Button Box with displays - Multiplexing and which arduino?

Hi everone,

I am new to the forum and I have already done some research but now I am stuck with some more specific questions.

Here is what I want to do: Build a button box for sim games that features many push buttons and toggle buttons, 5 Potis and multiple OLED displays showing text or simple animations.

For the displays I wanted to use 0.96 inch OLED displays that are controlled via I2C. Since they all have the same address, a multiplexer will be needed (something like a 74HC4051).

As I have planned ~40 buttons (not exactly sure here) I think I need some sort of multiplexing.

The whole box should be recognized by the PC as a joystick or similiar.

Now my questions:

1) Which arduino model would you suggest? I am not sure how big the program code will be, most likely I have to include the libraries for display control. The code for button handling should be rather small. Do I need to worry about amount of needed current when using 6-8 small OLEDs?

2) For which kind of multiplexing would you go? I would like to keep things simple here and thought about a matrix with 7x7 or 8x8 inputs (limits my choices for arduino models). The other idea was a input/output expander of some sort.

3) I read that the leonardo and micro allow being recognized as "HID" in a PC, others said "keyboard". I need my board to show up as joystick, however. A "keyboard" would not allow analog input from the potis, right? So at this point, I am not sure which arduinos allow for that functionality...

4) Did I understand it correctly that the inputs of the arduinos have "built-in button debounce"? Like a pullup resistor or a software solution for it? Does somebody know whether input/output expanders can have that, too?

Sorry for the amount of questions. I am already happy, I someone could help me answer just one of these! Cheers :-)

If you want 40 buttons, you could get a host usb shield. I mean something like this. Connect an old keyboard to it and define in your code what the keys of this keyboard should do. At the same time you could register your Arduino Lenardo (or Micro) as an HID device when its plugged into a computer.

For the potis, you might be able to simply use rotary encoders instead: [ Rotary encoders run on digital pins and not on analog pins.

I read the leonardo and micro allow being recognized as "HID" in a PC, others said "as keyboard". Which one is right?

Both. https://www.instructables.com/id/Create-a-Joystick-Using-the-Arduino-Joystick-Libra/ https://www.sparkfun.com/tutorials/337](https://www.aliexpress.com/item/rotary-encoders-for-arduino-5pcs/33004406785.html)

Thanks for the suggestions!

felic: If you want 40 buttons, you could get a host usb shield. I mean something like this. Connect an old keyboard to it and define in your code what the keys of this keyboard should do.

Im not sure I understand. Do mean instead of making a button box myself (including bying all the stuff) just using a old keyboard and using this as input? But that would take the fun of designing someting custom out of it...

felic: For the potis, you might be able to simply use rotary encoders instead: [ Rotary encoders run on digital pins and not on analog pins. [/quote]

Again, for clarification: Your suggestion of these rotary encoders would just be in case I would go with the USB shield, right? Or do they have other benefits as well?

felic: Both. https://www.instructables.com/id/Create-a-Joystick-Using-the-Arduino-Joystick-Libra/ https://www.sparkfun.com/tutorials/337

Thanks for the links!](https://www.aliexpress.com/item/rotary-encoders-for-arduino-5pcs/33004406785.html)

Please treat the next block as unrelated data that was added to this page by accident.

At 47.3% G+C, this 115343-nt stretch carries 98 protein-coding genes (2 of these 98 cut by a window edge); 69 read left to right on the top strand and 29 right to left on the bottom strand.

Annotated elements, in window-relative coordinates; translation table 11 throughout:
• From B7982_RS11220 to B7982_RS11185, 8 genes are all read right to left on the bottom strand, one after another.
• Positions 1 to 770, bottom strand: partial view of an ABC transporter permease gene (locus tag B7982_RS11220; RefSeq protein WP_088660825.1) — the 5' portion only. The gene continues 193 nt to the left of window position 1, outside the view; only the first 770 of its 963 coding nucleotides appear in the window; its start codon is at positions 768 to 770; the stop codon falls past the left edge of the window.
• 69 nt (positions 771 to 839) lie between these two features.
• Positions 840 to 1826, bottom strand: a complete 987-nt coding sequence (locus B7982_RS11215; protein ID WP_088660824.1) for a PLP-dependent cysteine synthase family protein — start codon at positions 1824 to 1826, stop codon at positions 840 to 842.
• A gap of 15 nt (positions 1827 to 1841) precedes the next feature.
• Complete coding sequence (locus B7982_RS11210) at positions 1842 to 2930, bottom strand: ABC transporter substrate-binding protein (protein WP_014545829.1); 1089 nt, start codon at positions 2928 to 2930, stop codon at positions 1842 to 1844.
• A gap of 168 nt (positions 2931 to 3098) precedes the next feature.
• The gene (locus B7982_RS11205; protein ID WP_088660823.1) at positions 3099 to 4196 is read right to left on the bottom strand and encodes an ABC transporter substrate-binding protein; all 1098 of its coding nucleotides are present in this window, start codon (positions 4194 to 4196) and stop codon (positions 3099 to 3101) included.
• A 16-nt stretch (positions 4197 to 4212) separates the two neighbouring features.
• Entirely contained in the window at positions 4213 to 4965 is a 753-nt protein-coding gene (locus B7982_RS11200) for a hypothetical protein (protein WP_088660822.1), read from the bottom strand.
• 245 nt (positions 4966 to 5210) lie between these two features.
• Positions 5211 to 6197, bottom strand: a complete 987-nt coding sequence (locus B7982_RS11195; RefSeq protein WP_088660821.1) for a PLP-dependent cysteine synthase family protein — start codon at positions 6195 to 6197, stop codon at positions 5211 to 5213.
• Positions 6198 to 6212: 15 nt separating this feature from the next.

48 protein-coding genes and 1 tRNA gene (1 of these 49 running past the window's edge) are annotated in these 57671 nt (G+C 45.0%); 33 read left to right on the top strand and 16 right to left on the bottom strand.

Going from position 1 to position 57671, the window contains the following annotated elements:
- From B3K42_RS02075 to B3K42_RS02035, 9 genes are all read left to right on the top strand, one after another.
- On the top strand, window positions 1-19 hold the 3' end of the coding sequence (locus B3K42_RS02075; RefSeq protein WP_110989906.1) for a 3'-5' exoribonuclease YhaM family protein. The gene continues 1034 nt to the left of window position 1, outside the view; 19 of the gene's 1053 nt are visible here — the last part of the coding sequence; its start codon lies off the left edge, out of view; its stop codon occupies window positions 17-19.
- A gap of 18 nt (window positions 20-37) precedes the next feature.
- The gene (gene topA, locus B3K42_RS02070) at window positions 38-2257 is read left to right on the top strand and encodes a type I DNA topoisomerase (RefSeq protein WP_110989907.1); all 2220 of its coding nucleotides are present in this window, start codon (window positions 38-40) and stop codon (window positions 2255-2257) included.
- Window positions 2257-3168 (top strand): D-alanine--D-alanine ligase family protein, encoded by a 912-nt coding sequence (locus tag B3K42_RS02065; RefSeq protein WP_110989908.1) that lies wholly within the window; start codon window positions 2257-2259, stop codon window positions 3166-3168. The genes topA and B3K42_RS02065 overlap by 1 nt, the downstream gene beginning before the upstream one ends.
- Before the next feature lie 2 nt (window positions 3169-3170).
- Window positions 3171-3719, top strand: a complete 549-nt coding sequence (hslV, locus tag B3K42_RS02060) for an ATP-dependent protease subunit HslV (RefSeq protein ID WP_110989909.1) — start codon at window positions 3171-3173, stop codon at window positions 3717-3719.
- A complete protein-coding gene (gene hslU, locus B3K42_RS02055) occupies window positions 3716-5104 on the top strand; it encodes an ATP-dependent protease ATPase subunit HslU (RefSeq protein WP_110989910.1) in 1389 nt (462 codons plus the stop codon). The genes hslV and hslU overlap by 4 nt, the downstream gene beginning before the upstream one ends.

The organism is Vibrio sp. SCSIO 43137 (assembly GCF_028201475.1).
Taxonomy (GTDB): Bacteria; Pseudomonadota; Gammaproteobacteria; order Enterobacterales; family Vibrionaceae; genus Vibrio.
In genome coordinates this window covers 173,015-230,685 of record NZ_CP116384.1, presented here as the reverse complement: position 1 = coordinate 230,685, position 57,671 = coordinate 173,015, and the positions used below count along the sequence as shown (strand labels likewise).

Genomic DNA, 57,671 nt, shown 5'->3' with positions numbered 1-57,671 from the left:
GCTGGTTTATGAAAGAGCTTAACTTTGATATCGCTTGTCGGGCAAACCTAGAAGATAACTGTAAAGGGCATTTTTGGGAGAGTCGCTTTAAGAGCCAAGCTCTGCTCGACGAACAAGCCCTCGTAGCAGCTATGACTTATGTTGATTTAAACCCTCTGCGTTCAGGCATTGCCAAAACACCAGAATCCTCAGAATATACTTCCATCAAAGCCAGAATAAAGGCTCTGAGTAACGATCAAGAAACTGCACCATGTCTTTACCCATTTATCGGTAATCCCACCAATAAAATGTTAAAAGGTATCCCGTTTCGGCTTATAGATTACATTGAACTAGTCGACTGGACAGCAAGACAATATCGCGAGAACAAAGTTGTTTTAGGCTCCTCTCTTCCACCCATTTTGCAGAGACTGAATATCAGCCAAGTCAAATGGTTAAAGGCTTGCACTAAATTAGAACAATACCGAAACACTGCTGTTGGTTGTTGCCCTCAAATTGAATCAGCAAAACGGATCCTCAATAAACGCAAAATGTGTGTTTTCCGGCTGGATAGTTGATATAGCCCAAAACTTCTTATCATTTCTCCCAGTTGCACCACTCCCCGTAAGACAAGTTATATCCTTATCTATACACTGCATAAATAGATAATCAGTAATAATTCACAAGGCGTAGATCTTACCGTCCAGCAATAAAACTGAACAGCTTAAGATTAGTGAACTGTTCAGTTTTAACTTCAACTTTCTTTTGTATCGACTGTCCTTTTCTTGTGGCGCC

I am using an AS6408 64 channel mux with on-board UNO-CORE..

Cuts out a lot of faffing with the muxes.

twinturbo: I am using an AS6408 64 channel mux with on-board UNO-CORE..

Cuts out a lot of faffing with the muxes.

I did a quick reading on the UNO-CORE, is this like a an alternative or arduino or so?

The rotary encoders may simply replace your potis in case you don't have enough analog pins that's all. Rotary encoders have plenty of advantages and disadvantages over potis depending on your needs. I'm sure it's not hard to find the difference between the two with a quick Google search. But to me it sounds like what you would want is more likely a rotary encoder.

They keyboard would already take care of the multiplexing. If you don't like the buttons, no one would keep you from taking out the PCB and simply soldering your own wires to the contacts.

Current is not gonna be an issue with these tiny screens btw. They probably use well under 0.1W. Tip: Look up how much Watt each of your components use (LCDs, Arduino and especially the LEDs) and sum it all up. Divide the result by 5Volt and you get how much current your 5V power supply would have to provide.

Yes, there is a wealth of alternatives to the Arduino "Uno" that all serve different purposes. The UNO-CORE has a very limited number of inputs/outputs but for a data acquisition project can be very attractive when combined with the mux board.

If you need a digital input then just have a high and low analog value and deal with it in code.

TT

felic: The rotary encoders may simply replace your potis in case you don't have enough analog pins that's all. Rotary encoders have plenty of advantages and disadvantages over potis depending on your needs. I'm sure it's not hard to find the difference between the two with a quick Google search. But to me it sounds like what you would want is more likely a rotary encoder.

They keyboard would already take care of the multiplexing. If you don't like the buttons, no one would keep you from taking out the PCB and simply soldering your own wires to the contacts.

Current is not gonna be an issue with these tiny screens btw. They probably use well under 0.1W. Tip: Look up how much Watt each of your components use (LCDs, Arduino and especially the LEDs) and sum it all up. Divide the result by 5Volt and you get how much current your 5V power supply would have to provide.

The rotary encoders look perfect for what I want to do! But I won't be able to use the keyboard idea, as some of the buttons are toggle switches. Additionally, I don't think that the PCB of a complet keyboard would fit into the box I have planned...

Hi everyone,